Monday, March 19, 2007

The Thinking Blogger Awards

I return to this polluted, noisy orgy of people and concrete which is 'The Jing' (So good they only named half of it), and though the smell of the smog-filled air crept into the plane as we landed and the jack-hammers greeted us as we left the airport, it does feel like home, and that's pretty good.

I have all the detritus of a long trip to clear up and mounds of dust which have crept through the gaps in the door frame to hide, but that's fine because having managed 5 hours sleep in 3 days I need a bit of catch-up.

On arriving back into the office this afternoon I was greeted with 100+ blog posts to sift through in the feed reader, including a very pleasing nomination from Retrospectacle.

The Thinking Blogger award means that I get to nominate 5 blogs which I deem to fit the title - I also get to show the badge of my pleasingly geeky status:
A bit of fun, but it's nice to know that the random mix of thoughts which I lay down here in no particular order are appreciated.

Anyway, so, my nominations for the award go to:

  • Flip Tomato - An American Physics Student in England. As a part III student at Cambridge he's recently been posting a great mixture of expository writing on physics and his ideas and tips for how one can make the high energy physics community a better and more efficient place to work(not that it's not in many ways already).
  • My personal bias is for blogs which have an eclectic mix of topics and not simply science. This helps to show the wider world that while we love what we do, many physicists have a wide range of interests and can be pretty well-adjusted people - I'm sure I've met some, anyway. Backreaction has some of the best sets of introductions and overviews of topics which I've read in any blogs and mixes this with a bit of art, a bit of social commentary and a bit of, erm, physics rap.
  • I mentioned this as a newfound blog a couple of posts ago - Khymos mixes my love for food and science in excellently balanced proportions in his site dedicated to the world of molecular gastronomy.
  • There are a huge number of expat blogs from China. I tend to stay away from a lot of them which simply expound on how stupid the Chinese are and how country-X is better. It's very tiring very quickly - sure, everyone has their particular quibbles with life out here but generally nobody is forcing us to stay in this strange land and usually the arguments about the ignorance of the Chinese are cheap, generalised shots to make the other expats laugh. The Weifang Radish provides a more level-headed commentary of life out here though includes the politics which I usually shy away from.
  • There are many blog giants out there, some of whom I respect greatly and some of whom I enjoy reading, if only to get aggravated. However, one of them stands out for me as an exceptional mix of cutting edge mathematical physics and very good introductions to a whole range of subjects. In fact the title 'intelligent blog' may be debated simply because the site, starting as a proto-blog has a large range of formats within it. As an undergraduate I learnt many things from John Baez's site and was prompted to go and read lots of excellent books, having had a taster for various topics. Both the diary and this week's finds are blog-like areas of the site which frequently contain a lot of fascinating, thought provoking material.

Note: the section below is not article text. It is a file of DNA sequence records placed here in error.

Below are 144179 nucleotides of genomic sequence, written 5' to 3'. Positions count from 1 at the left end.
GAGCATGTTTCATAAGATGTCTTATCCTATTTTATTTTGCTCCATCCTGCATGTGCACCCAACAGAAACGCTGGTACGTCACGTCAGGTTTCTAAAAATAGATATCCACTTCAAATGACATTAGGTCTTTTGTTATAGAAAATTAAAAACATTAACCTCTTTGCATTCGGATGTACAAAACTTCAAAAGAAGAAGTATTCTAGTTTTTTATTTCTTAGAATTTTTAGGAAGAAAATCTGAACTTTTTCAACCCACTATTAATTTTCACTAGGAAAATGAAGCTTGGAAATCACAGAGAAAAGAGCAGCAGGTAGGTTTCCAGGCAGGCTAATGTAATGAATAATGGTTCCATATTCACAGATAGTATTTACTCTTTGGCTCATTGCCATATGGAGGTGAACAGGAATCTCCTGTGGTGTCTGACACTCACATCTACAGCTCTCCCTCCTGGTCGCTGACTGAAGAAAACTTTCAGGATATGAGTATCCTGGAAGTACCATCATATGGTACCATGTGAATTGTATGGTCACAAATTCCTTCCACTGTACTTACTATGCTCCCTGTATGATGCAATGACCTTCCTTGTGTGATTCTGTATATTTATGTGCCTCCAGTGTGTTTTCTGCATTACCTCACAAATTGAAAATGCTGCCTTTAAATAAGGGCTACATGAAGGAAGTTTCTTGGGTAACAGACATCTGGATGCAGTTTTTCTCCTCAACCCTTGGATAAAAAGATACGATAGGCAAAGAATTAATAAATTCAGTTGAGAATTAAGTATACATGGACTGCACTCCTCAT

OK, that wasn't easy, and I link to most of the above regularly, but I hope that those stumbling upon this site for the first time will check out some of these blogs and find lots to interest them.

9 comments:

Anonymous said...

Hey Shock---

The Chinese Gov. hasn't blocked the expat sites? How does the censorship work over there?

Get some sleep---
tex

Jonathan Shock said...

Hi Tex,

There are various theories about this. My thought is that they have other things to worry about than a few expats who like to mouth off about the situation. Currently however almost all blogs are blocked here in China, including Blogspot as of yesterday. People have commented that this may be related to the national congress which has just finished and they may have wanted a crack-down on such sites, but it's always difficult to tell. Wikipedia is on and off pretty regularly. The Weifang Radish (address in the main post) is often the place to find information and speculation on these topics.

All the best,

J

Anonymous said...

Hmm. Do you ever have any problems accessing the things you need for research? I hate to admit it, but occasionally I have to tune in to Wikipedia for some stupid questions that I'm too embrassed to ask my advisor or the post-doc I'm working with.

tex

Jonathan Shock said...

There's no problem when there's a proxy server installed. Sure, I use wikipedia regularly and feel no guilt about it. It's a good resource as long as you recognise its inherent shortcomings. J

ChinaLawBlog said...

Weifang Radish is definitely a cut above. Good choice.

Finbar Breambeam said...

Well done on your award Biscuit. Curious thing though. If everyone you nominate for a 'Thinking Blogger Award' nominates five blogs themselves, and so on for 15 iterations, everyone on Earth can have one...

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Jonathan Shock said...

Finbar,

Under which logic I hope you won't feel too bad if you don't receive one.

Some fine logic also from shoe-stretchers all-shoe site:

'The best way to buy shoes that will fit your feet properly is to take their shape into consideration'

I couldn't have put it better myself. I may take that as my thought for the day.

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